We used to think that we have no control – if we get Alzheimer’s we get it and if our parents had it we will likely have it too. But research into the forms of dementia now shows that we might have more control over whether or not we will develop Alzheimer’s than once thought.
According to Dr. Neal Barnard, clinical researcher and author of ‘Power Foods for the Brain’ not all cases of Alzheimer’s are genetic. It’s without question, that the diet we choose affects cognitive decline in the brain that may lead to Alzheimer’s. If there was ever a compelling reason to cut back on high levels of sugar, cholesterol and the unhealthy fats in junk food, brain health should be it!
We have all read the research about how animal fats and proteins clog the arteries and contribute to diabetes, obesity and heart disease. We are now finding that the same types of negative changes take place in the brain.
Alzheimer’s sometimes called ‘brain diabetes’
Scientists suspect that the dramatic increase in Alzheimer’s disease and diabetes in the last 30 years, could indicate that the causes of both could be similar. In the same way that sugar and insulin production are associated with diabetes they may also be associated with Alzheimer’s – sometimes referred to as ‘brain diabetes’.
To clarify: when we consume high amounts of sugar the glucose levels in the blood increase resulting in the body upping its rate of insulin production. The insulin regulates glucose levels but if we continually take in excess sugar, the body continues to regulate with insulin; eventually resulting in insulin resistance. Researches believe that insulin resistance may contribute to the formation of plaque deposits on the brain thought to be associated with Alzheimer’s.
Right information – the best food choices
Dr. Barnard believes that people should have the information that research provides, to help them make diet decisions that could postpone or even prevent the onset of Alzheimer’s. While preventing the disease may not be possible in all cases, people may have more control over whether or not they develop it than they think.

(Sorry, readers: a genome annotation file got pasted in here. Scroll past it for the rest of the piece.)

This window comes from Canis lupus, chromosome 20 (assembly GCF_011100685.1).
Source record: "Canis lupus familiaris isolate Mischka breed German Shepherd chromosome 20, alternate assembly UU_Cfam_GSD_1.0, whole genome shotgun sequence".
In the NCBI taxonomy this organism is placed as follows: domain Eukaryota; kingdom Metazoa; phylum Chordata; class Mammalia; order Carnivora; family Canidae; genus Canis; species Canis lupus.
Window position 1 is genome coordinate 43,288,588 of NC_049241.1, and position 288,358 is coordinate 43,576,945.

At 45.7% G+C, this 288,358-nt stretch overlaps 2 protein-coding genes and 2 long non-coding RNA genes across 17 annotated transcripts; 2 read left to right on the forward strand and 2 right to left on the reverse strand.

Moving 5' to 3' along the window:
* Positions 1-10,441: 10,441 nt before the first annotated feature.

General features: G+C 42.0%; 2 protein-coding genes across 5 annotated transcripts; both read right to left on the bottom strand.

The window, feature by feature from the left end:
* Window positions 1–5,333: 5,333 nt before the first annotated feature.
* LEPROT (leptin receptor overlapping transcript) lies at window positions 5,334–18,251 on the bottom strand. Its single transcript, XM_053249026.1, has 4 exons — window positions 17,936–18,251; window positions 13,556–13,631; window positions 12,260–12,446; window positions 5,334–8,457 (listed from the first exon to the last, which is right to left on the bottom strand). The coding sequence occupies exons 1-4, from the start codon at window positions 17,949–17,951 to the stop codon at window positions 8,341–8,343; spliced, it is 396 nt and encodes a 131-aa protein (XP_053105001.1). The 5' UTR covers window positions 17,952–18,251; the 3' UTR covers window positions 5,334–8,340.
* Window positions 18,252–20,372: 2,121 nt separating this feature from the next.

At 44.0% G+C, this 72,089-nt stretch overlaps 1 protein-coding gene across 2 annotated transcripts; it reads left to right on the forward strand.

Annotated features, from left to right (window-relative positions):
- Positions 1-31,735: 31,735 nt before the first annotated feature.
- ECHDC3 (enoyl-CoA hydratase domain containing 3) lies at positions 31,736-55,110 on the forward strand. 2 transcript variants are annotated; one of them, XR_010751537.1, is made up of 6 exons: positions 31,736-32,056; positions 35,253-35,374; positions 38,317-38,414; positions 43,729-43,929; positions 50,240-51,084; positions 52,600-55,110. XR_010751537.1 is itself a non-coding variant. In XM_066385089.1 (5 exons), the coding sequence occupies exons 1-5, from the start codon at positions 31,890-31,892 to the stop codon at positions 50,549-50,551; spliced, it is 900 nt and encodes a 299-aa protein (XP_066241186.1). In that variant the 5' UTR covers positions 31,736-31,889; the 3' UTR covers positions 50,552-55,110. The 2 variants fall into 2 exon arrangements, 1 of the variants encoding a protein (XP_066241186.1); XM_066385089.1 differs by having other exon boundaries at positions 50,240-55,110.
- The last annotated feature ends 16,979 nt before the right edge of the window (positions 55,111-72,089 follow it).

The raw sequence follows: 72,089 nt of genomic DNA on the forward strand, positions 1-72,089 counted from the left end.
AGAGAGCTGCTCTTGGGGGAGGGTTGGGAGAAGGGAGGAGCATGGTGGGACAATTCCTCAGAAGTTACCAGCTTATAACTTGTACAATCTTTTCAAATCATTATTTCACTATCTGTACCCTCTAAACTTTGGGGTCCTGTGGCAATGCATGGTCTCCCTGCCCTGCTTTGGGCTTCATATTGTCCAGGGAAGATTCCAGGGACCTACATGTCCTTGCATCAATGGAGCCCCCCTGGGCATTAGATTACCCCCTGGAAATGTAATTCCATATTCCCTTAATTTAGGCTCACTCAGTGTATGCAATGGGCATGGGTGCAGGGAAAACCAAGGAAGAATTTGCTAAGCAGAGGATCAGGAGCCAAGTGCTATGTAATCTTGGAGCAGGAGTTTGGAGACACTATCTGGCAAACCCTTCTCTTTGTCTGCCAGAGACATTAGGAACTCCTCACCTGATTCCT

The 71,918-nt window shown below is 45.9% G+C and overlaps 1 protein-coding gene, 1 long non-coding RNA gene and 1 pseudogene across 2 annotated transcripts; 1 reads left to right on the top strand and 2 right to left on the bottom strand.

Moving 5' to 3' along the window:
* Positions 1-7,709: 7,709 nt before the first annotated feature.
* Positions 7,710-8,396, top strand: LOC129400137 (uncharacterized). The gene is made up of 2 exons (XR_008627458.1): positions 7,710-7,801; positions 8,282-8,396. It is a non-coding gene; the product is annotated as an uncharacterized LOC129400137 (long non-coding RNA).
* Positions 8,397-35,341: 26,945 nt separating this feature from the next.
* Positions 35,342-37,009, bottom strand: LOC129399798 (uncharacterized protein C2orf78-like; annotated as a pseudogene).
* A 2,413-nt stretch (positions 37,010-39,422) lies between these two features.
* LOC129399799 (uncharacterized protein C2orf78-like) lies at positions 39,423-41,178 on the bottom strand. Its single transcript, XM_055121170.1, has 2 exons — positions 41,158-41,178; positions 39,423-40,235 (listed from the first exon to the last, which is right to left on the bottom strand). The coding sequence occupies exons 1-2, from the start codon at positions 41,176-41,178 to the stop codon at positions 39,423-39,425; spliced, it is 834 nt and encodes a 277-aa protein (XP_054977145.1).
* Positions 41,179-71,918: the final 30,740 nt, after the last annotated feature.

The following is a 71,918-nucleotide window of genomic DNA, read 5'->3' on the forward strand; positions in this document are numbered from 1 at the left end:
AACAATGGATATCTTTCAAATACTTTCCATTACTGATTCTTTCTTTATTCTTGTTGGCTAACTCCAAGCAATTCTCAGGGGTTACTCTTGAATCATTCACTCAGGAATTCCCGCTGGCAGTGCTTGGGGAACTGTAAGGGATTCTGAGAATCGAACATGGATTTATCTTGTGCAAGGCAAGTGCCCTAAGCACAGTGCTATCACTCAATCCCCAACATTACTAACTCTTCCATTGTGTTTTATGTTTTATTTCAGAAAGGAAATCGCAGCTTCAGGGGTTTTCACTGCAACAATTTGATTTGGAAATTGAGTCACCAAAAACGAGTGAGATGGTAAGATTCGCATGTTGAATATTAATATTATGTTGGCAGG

A study from Chicago’s Rush Institute for Healthy Aging suggests that eating fish once a week reduces the risk of developing Alzheimer’s by up to 60 percent!
Include foods high in Omega-3 fats including cold-water fish like salmon, tuna, herring and mackerel in your diet.
Antioxidants such as Vitamin A, beta-carotene, Vitamin C and Vitamin E are shown to be low in those with Alzheimer’s. Include antioxidant rich foods like almonds, dried apricots and cooked spinach on your shopping list. The bottom line – eat lots of fresh fruits and vegetables, aim for at least six portions daily. More super-foods for brain health are beans, chickpeas, blueberries, grapes, leafy greens, and sweet potatoes plus foods fortified with Vitamin B like soymilk.
Avoid saturated fats and trans fats and read the labels on your multivitamins for excess levels of iron, copper and aluminum. Consult with your doctor or healthcare professional as to the right vitamin supplements for you.
Along with a balanced diet, keep your brain healthy by getting physical exercise, plenty of sleep, and lots of intellectual stimulation such as solving puzzles, reading, taking classes and socializing.
If we need one more reason to cut back on sugar, fat and cholesterol in our daily diets, lowering the risk of Alzheimer’s is a good one and there’s rarely if ever, a downside to reducing our consumption of junk-food.